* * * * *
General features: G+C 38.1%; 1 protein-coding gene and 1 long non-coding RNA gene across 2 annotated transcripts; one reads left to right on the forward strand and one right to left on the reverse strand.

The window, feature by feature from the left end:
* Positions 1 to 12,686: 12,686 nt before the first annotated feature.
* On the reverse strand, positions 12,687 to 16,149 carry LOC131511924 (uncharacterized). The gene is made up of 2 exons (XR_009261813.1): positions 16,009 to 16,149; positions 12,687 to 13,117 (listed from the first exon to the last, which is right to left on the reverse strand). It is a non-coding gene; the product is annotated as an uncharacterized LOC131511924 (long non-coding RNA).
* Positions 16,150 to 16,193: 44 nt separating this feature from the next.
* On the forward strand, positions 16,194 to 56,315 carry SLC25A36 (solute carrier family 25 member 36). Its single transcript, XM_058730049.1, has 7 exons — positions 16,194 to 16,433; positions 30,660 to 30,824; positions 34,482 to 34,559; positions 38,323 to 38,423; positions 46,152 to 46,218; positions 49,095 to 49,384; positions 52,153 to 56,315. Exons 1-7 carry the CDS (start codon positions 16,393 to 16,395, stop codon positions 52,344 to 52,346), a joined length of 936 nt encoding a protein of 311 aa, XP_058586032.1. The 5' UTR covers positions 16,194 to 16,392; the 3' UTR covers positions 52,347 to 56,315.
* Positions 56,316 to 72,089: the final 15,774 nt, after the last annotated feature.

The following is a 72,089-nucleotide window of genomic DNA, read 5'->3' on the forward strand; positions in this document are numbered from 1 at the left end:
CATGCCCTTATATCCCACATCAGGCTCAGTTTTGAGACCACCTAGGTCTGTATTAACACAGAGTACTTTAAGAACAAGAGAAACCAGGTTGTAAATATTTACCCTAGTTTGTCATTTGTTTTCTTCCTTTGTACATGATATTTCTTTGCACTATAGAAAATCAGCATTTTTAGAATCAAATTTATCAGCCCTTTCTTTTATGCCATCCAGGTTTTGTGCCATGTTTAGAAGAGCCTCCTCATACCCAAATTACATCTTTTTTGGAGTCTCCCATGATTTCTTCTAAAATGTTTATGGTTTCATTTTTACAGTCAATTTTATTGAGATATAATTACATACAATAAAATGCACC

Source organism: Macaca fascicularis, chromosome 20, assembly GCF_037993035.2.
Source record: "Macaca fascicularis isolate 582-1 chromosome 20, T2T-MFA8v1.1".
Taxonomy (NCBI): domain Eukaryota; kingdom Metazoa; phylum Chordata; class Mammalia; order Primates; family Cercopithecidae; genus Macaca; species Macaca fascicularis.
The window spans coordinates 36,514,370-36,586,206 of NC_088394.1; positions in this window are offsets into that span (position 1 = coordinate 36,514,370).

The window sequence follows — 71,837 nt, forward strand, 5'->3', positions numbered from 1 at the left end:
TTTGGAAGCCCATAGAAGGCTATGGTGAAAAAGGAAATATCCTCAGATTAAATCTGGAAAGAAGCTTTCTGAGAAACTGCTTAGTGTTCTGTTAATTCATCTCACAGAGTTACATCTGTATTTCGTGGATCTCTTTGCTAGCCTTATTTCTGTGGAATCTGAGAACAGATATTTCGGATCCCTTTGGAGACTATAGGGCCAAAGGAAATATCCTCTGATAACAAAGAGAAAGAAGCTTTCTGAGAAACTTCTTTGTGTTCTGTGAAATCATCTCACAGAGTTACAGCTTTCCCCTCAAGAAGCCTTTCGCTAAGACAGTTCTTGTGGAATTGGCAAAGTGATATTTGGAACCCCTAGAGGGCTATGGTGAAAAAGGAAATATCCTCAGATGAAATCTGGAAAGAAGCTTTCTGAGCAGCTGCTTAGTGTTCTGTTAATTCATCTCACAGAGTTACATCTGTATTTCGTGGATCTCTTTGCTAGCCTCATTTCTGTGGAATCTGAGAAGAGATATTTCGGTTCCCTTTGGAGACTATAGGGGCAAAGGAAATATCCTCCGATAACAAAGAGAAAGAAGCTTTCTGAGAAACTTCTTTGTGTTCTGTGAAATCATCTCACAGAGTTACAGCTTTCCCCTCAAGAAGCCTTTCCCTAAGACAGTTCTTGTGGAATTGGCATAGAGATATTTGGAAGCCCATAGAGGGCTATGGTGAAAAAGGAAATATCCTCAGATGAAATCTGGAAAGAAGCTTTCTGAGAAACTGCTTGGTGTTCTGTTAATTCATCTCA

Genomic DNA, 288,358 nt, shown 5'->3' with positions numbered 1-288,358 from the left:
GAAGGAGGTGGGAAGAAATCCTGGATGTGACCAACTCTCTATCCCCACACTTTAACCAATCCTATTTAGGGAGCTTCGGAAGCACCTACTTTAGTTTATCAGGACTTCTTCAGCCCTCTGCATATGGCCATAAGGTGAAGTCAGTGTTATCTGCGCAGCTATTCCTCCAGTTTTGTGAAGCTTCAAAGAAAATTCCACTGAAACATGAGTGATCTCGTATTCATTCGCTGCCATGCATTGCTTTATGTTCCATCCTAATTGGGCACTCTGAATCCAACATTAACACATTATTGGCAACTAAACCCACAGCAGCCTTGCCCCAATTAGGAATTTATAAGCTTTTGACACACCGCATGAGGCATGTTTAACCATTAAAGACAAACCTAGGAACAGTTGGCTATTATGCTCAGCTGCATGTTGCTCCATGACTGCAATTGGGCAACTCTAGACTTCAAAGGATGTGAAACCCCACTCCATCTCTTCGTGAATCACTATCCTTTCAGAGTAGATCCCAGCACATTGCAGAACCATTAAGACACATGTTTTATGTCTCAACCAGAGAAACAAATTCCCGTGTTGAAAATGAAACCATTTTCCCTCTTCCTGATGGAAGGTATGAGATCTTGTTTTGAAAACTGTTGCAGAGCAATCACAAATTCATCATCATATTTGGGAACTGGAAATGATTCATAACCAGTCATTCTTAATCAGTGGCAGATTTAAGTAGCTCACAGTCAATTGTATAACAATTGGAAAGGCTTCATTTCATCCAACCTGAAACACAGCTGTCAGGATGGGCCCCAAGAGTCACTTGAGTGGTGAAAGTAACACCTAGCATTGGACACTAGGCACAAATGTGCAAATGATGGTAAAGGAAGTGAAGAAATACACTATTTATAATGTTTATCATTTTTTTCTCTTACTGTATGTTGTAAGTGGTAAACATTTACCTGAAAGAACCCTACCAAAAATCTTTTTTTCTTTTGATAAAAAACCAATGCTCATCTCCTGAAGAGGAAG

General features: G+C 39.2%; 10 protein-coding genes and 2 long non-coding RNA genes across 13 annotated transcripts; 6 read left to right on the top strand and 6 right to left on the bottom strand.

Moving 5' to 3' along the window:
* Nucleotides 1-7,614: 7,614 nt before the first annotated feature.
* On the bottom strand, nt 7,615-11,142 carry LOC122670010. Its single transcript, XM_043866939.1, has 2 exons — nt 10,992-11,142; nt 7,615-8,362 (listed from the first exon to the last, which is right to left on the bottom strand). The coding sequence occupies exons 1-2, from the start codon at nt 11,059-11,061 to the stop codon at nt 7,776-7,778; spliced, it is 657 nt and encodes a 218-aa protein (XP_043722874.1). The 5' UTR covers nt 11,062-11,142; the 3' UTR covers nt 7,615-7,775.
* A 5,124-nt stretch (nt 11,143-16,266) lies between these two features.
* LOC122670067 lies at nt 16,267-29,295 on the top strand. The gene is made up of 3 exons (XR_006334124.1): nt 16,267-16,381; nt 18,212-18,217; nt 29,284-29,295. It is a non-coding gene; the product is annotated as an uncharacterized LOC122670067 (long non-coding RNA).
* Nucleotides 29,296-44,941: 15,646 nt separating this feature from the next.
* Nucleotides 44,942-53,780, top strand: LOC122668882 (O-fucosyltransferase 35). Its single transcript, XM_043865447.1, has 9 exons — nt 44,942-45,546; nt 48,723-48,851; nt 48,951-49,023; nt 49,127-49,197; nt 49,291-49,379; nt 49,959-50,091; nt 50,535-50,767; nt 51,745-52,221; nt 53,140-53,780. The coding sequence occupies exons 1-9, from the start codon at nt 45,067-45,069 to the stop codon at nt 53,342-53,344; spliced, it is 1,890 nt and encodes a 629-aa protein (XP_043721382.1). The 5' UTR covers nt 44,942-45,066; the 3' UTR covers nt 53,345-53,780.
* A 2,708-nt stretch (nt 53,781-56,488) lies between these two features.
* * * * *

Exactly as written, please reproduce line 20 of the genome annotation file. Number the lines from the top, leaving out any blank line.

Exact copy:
* Nucleotides 1-7,614: 7,614 nt before the first annotated feature.